Module Identifier EC30810  
Academic Year 2007/2008  
Co-ordinator Dr Kobil Ruziev  
Semester Semester 2  
Other staff Mrs Sangeeta Khorana  
Pre-Requisite EC30320  
Course delivery Seminars / Tutorials   4 Hours.  
  Lecture   11 Hours.  
Assessment TypeAssessment Length/DetailsProportion
Semester Exam1.5 Hours  80%
Semester Assessment 1 piece of coursework20%
Supplementary Assessment1.5 Hours examination and/or resubmission of coursework100%

Learning outcomes

On successful completion of this module students should be able to:
Through lecture presentation, seminar discussion and reading (see below) you should grasp a firm understanding of recent work by economists to explain the importance of the exchange rate to the domestic economy and how it relates foreign economies to the domestic economy and what causes exchange rates to "overshoot" their long-run levels. You should also be able to explain the sources of rigidities in the economy and their role and importance in explaining unemployment and macroeconomic fluctuations. Specifically you should gain a working understanding of the following topics:

From these you should also be able to gain an understanding of how the open economy operates and how particular types of behaviour in response to uncertainty and market imperfection lead to detrimental aggregate effects on the economy. In turn you should be able to further inform your ideas and views on the debate surrounding the effectiveness of macroeconomic policy.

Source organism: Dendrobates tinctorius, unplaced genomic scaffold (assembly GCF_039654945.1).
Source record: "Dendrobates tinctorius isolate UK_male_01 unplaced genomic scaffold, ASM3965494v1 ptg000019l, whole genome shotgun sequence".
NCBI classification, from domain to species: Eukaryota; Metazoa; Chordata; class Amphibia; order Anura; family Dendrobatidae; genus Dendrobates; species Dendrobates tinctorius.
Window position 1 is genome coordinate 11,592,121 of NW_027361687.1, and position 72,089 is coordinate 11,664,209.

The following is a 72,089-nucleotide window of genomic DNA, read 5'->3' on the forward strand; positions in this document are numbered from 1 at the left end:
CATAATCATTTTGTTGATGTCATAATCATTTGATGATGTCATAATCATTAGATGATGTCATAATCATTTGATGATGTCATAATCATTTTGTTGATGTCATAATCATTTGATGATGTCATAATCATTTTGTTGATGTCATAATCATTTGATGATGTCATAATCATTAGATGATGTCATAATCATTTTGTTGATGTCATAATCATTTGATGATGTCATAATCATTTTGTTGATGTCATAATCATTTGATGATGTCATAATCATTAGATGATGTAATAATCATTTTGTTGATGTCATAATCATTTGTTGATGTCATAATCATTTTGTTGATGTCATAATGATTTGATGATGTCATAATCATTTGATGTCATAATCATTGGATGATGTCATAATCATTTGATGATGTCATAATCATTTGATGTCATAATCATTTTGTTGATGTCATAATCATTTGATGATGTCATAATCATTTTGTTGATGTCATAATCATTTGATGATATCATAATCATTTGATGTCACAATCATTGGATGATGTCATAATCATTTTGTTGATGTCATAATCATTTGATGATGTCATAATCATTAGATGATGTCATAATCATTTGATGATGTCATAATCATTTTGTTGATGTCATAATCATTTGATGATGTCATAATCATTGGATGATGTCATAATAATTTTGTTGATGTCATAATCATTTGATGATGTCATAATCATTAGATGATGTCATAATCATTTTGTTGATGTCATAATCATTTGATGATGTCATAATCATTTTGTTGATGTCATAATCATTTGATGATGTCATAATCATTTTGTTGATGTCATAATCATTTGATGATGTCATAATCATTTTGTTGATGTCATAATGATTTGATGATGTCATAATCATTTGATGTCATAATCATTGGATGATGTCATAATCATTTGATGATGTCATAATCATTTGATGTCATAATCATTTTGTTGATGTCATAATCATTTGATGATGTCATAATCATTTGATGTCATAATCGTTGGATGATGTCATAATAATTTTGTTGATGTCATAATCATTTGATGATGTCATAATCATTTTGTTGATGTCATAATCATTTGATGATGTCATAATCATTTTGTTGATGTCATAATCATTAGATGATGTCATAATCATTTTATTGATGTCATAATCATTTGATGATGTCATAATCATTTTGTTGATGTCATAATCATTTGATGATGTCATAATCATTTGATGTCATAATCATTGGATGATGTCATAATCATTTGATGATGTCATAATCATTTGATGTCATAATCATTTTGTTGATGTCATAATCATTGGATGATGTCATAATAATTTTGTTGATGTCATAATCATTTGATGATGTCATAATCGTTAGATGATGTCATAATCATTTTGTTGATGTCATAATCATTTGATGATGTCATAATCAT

Brief description

This module presents some advanced macroeconomic models and theories, concentrating on the main open economy models and the new Keynesian approach to economies.


The module aims to teach more advanced topics in the macroeconomic analysis of the open economy and economic fluctuations. Students will be taught the main models of exchange rate determination and the macroeconomic implications of "non-competitive" or "non-optimising" forms of behaviour by households, as consumers and suppliers of labour, and by firms as price-setters and as users of labour. The module will contrast the ideal "New-Classical" world with "New-Keynesian" theories, and so address the important question of macroeconomic policy effectiveness.


Transferable skills

Reading Lists

** Recommended Text
Abel, Andrew Macroeconomics Addison-Wesley 0201504286
Abel, Andrew and Bernanke, Ben (2000) Macroeconomics 4th edition. Addison Wesley Longman
Burda, Michael Macroeconomics edition 3r.e. . Oxf.U.P. 0198776500
Mankiw, N Gregory and Romer, David (eds) (1991) New Keynesian Economics, Vols 1 and 2 MIT Press
Mankiw, N.Gregory New Keynesian Economics MIT P. 0262631334
Pilbeam, Keith (2001) International Finance
Romer, David (1996) Advanced Macroeconomics McGraw Hill
Romer, David Advanced Macroeconomics edition 2r.e. . McGraw 0072318554
** Supplementary Text
Abel, Andrew Macroeconomics Addison-Wesley 0201504286
Hoover, Kevin D. New Classical Macroeconomics edition n.e. . Blackwell 0631172637

** Recommended Text
Journal of Economic Literature
Journal of Economic Perspectives
** Supplementary Text
Journal of Economic Literature
Journal of Economic Perspectives
Oxford Review of Economic Policy


This module is at CQFW Level 6